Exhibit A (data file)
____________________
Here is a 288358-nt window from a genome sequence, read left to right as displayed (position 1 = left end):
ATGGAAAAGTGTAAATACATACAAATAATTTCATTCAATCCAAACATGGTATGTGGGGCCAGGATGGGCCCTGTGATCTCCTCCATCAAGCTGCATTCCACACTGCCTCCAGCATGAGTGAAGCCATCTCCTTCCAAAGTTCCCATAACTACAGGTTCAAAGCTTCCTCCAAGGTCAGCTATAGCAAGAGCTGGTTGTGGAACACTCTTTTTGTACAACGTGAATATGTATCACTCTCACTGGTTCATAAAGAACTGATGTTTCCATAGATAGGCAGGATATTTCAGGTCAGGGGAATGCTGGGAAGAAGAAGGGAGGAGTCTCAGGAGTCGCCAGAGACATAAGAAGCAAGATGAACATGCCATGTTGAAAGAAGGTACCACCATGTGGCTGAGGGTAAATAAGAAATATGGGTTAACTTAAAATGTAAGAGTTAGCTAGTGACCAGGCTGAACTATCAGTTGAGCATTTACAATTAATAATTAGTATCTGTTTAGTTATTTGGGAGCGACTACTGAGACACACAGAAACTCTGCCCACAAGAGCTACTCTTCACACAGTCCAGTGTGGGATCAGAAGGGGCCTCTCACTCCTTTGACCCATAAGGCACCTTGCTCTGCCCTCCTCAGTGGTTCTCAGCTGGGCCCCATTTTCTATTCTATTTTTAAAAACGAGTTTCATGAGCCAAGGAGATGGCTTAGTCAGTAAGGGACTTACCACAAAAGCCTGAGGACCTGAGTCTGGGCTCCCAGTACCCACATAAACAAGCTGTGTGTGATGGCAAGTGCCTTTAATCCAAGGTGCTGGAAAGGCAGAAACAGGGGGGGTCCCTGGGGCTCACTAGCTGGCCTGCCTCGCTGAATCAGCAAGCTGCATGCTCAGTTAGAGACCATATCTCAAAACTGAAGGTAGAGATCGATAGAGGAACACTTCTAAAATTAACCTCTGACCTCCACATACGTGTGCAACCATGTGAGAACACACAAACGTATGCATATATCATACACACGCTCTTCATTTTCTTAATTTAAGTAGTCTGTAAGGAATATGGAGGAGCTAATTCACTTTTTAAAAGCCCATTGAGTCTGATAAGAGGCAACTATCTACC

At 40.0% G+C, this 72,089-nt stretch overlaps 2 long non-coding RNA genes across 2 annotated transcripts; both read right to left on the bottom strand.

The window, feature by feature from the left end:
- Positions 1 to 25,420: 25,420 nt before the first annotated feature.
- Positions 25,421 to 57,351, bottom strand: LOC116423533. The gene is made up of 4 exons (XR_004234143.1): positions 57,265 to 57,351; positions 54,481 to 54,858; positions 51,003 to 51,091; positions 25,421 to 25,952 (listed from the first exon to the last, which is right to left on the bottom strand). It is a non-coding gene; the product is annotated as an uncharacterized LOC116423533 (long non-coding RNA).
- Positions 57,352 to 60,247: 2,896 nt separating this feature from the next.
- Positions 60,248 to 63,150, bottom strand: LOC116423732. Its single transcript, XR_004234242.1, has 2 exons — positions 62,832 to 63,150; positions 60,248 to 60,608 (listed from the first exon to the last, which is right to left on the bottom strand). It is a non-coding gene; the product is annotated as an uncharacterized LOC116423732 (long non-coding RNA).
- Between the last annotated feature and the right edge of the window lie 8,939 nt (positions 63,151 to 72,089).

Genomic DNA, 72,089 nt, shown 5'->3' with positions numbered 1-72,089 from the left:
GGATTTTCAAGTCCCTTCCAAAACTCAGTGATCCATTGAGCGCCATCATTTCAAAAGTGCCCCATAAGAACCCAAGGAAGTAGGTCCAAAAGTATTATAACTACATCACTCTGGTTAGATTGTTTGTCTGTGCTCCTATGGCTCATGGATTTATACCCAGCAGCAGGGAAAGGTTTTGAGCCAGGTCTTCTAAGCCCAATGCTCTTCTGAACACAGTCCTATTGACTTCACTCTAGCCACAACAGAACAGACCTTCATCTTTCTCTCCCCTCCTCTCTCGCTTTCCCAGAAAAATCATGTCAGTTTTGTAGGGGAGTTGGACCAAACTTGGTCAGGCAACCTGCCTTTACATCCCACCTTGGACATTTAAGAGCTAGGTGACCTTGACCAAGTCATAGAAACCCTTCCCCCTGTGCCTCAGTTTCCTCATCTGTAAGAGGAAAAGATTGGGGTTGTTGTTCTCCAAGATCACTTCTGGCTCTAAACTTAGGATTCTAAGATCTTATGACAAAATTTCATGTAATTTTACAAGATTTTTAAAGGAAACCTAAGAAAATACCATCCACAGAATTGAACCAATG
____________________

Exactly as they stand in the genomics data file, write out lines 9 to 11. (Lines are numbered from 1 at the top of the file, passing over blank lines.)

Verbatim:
- Between the last annotated feature and the right edge of the window lie 8,939 nt (positions 63,151 to 72,089).

Genomic DNA, 72,089 nt, shown 5'->3' with positions numbered 1-72,089 from the left:
GGATTTTCAAGTCCCTTCCAAAACTCAGTGATCCATTGAGCGCCATCATTTCAAAAGTGCCCCATAAGAACCCAAGGAAGTAGGTCCAAAAGTATTATAACTACATCACTCTGGTTAGATTGTTTGTCTGTGCTCCTATGGCTCATGGATTTATACCCAGCAGCAGGGAAAGGTTTTGAGCCAGGTCTTCTAAGCCCAATGCTCTTCTGAACACAGTCCTATTGACTTCACTCTAGCCACAACAGAACAGACCTTCATCTTTCTCTCCCCTCCTCTCTCGCTTTCCCAGAAAAATCATGTCAGTTTTGTAGGGGAGTTGGACCAAACTTGGTCAGGCAACCTGCCTTTACATCCCACCTTGGACATTTAAGAGCTAGGTGACCTTGACCAAGTCATAGAAACCCTTCCCCCTGTGCCTCAGTTTCCTCATCTGTAAGAGGAAAAGATTGGGGTTGTTGTTCTCCAAGATCACTTCTGGCTCTAAACTTAGGATTCTAAGATCTTATGACAAAATTTCATGTAATTTTACAAGATTTTTAAAGGAAACCTAAGAAAATACCATCCACAGAATTGAACCAATG